I tried to make this blog relevant to a recent news topic, but for the life of me, I cannot find a connection. So instead I'm going to discuss one of the most common and unhealthy beliefs among my Heyday clients. That's the notion that nothing makes a person more productive than the last 5 minutes.
Today a 34-year-old mother-of-two, Michelle, told me that first thing in the morning her mind is consumed with thoughts of food and she picks at leftover cake from the previous evening, "sometimes I wake up in the morning and I feel swamped by everything that has to be done today- calls, emails, school runs...it's not that they're huge tasks but I feel overwhelmed, and so I procrastinate by eating". Then everything is a last minute rush, brushing away the crumbs, and rushing to meet each task. Cue feelings of guilt, anxiety and generally feeling incapable, usually followed by further grazing and picking.
I'm pondering anxiously about all the little tasks I have to do this afternoon- send emails, make a few phone calls that I've been putting on the long finger, write this blog! I'm already feeling smothered. I'm staring at my to-do list but I don't want to do anything on it. I mindlessly walk from my office to the living room and grab a packet of salt and vinegar crisps. In an instant, I snap the packet open and gaze with glee at the pale golden crisps. I've created a momentary escape from reality. Sinking my teeth into the crisps and grinding them between my teeth brings instant relief.
I consciously decided to stop eating mid-way through the packet of crisps. Instead of escaping through food, I've learned to stay with myself, "this (food) is not what I really need right now. It's not helping me, and I'll only feel like crap afterwards", "So, what do you want to do Bernadette. It's your choice". I pushed the packet of crisps aside. I wasn't even tasting them anyway.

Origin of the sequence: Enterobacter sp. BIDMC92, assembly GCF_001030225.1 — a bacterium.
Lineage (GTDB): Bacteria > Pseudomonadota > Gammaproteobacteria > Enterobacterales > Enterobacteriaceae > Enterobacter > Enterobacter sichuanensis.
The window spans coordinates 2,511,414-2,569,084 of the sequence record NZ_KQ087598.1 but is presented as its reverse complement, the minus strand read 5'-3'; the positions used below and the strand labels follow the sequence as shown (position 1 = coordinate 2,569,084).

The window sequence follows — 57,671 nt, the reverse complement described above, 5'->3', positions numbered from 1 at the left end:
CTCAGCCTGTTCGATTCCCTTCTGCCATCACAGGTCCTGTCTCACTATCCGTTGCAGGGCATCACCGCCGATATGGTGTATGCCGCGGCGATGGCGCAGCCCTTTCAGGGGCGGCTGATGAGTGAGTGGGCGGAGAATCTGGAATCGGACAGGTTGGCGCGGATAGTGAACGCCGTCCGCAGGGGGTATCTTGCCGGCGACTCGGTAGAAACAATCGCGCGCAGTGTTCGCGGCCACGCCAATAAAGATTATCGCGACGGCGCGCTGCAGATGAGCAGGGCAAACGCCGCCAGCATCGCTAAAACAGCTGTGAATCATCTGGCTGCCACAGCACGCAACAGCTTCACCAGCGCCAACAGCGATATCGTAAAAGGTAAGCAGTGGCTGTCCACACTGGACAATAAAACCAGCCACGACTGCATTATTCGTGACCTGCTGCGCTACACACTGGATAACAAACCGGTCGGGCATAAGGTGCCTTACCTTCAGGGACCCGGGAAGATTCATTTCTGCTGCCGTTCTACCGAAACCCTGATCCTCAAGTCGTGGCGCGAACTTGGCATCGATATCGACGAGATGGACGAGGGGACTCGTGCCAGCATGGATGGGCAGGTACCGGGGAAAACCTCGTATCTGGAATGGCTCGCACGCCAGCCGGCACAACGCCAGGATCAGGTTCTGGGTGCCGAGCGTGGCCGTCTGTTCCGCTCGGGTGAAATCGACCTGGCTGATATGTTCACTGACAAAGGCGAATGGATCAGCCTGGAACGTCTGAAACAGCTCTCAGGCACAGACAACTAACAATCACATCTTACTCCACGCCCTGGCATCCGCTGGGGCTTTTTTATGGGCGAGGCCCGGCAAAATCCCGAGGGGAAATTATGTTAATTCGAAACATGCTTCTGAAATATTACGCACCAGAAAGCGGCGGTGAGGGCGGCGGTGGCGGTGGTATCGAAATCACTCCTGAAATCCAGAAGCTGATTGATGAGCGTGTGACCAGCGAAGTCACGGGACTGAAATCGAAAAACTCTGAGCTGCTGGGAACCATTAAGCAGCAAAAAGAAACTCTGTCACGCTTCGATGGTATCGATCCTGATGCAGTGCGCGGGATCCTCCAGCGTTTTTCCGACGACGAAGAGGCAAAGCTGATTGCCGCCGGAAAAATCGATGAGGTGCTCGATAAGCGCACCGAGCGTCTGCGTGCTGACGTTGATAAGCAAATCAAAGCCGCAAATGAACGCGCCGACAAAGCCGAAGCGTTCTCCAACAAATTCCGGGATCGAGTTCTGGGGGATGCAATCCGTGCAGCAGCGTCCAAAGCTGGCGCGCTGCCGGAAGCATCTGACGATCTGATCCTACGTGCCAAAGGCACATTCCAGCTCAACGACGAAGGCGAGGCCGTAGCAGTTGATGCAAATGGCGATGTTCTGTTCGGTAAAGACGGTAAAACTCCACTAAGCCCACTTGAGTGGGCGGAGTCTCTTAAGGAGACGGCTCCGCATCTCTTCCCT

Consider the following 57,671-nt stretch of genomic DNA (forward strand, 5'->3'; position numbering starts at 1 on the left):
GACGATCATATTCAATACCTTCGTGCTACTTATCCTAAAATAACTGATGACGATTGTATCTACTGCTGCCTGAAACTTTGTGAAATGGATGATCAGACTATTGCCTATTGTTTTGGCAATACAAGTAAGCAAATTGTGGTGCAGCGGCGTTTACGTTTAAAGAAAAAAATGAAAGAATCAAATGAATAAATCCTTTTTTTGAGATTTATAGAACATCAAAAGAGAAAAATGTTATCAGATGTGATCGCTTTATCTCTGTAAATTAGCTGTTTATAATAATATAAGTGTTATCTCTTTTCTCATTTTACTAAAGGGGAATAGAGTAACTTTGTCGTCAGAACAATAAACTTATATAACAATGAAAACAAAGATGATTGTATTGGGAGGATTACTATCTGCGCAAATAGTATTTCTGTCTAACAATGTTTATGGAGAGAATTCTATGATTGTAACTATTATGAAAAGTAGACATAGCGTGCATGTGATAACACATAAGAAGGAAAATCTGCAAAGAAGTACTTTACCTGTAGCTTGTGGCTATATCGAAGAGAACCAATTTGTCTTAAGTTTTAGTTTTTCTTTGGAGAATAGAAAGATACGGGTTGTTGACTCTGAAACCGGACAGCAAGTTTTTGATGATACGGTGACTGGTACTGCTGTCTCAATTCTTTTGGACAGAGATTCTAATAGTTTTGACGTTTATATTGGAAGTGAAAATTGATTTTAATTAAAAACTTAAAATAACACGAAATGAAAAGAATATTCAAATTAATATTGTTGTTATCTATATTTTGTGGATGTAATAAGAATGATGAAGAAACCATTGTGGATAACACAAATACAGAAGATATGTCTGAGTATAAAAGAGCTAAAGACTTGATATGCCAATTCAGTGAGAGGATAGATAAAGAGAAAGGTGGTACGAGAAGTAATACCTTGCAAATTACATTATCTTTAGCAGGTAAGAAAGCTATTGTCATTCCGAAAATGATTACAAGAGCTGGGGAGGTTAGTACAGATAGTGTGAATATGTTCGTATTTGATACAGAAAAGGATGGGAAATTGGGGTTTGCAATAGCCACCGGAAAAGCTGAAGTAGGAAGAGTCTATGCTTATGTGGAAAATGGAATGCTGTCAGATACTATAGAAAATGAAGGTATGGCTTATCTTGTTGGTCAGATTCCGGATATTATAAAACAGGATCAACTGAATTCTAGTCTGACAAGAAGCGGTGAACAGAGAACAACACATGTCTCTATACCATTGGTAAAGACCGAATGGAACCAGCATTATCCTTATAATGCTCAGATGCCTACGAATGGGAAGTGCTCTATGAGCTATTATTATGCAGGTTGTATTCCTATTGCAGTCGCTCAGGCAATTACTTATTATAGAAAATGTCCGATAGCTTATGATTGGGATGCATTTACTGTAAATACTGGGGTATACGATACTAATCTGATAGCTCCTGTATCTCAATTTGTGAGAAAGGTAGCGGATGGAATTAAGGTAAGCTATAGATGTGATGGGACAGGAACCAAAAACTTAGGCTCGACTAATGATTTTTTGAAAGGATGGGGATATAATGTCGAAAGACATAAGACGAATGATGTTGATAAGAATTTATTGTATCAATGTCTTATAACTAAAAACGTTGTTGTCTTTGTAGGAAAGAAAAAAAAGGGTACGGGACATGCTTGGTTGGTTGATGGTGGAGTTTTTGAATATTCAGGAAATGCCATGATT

"Yes, you DO have a choice"
Michelle had accepted that she had no choice but to mindlessly eat, which left her feeling helpless and out of control around food. I get where she is coming from. For years I told myself that I have no choice but to eat. Eating was my thing, my hobby, my full-time preoccupation, my shameful secret. Sneaking bowls of cornflakes with milk when I knew no-one was in the house, looking for excuses to be alone so I could eat. All that planning required a lot of effort and energy.
Now I routinely remind Heyday clients that you DO have a choice. I encourage them to pause before reaching for food and make a clear and defined choice, "No. I don't need that toast right now. Maybe later", or "Yes. I'll have a slice of cake" but definitely not "Ah sure, I might as well eat it. What's the point in not having it? Anyway, I'll start being good on Monday". Consciously pausing and slowing down before you reach for the packet of biscuits and asking yourself, "Is this the best way to care for myself right now" means that you are putting yourself in charge and instead of mindlessly rushing to food and eating to escape.
Hit your pause button
Now when Michelle pauses and ask, "Am I really hungry?" the answer is usually, "I feel overwhelmed by work" or "I'm afraid things won't work out". Focusing on food cannot fix this these concerns and anxieties. By pausing before eating you are giving yourself the opportunity to make an informed decision and are becoming aware of your needs. This means that you are taking the reins back and taking charge of your needs. It's a world apart from feeling out of control around food.
While food was my way of disconnecting from reality, of checking out when I was bored, anxious, now I am awake. I try to remain mindful of what and when I am eating. Otherwise I can fall back into habits of unconscious eating, such as eating when you're finished with your meal and you continue to pick at it, slowly eating the remaining portion that you intended to leave behind. Staying with myself takes effort, but it's a hell of a lot better than abandoning myself by diving into the biscuit tin and it's a world apart from mindless, guilty eating.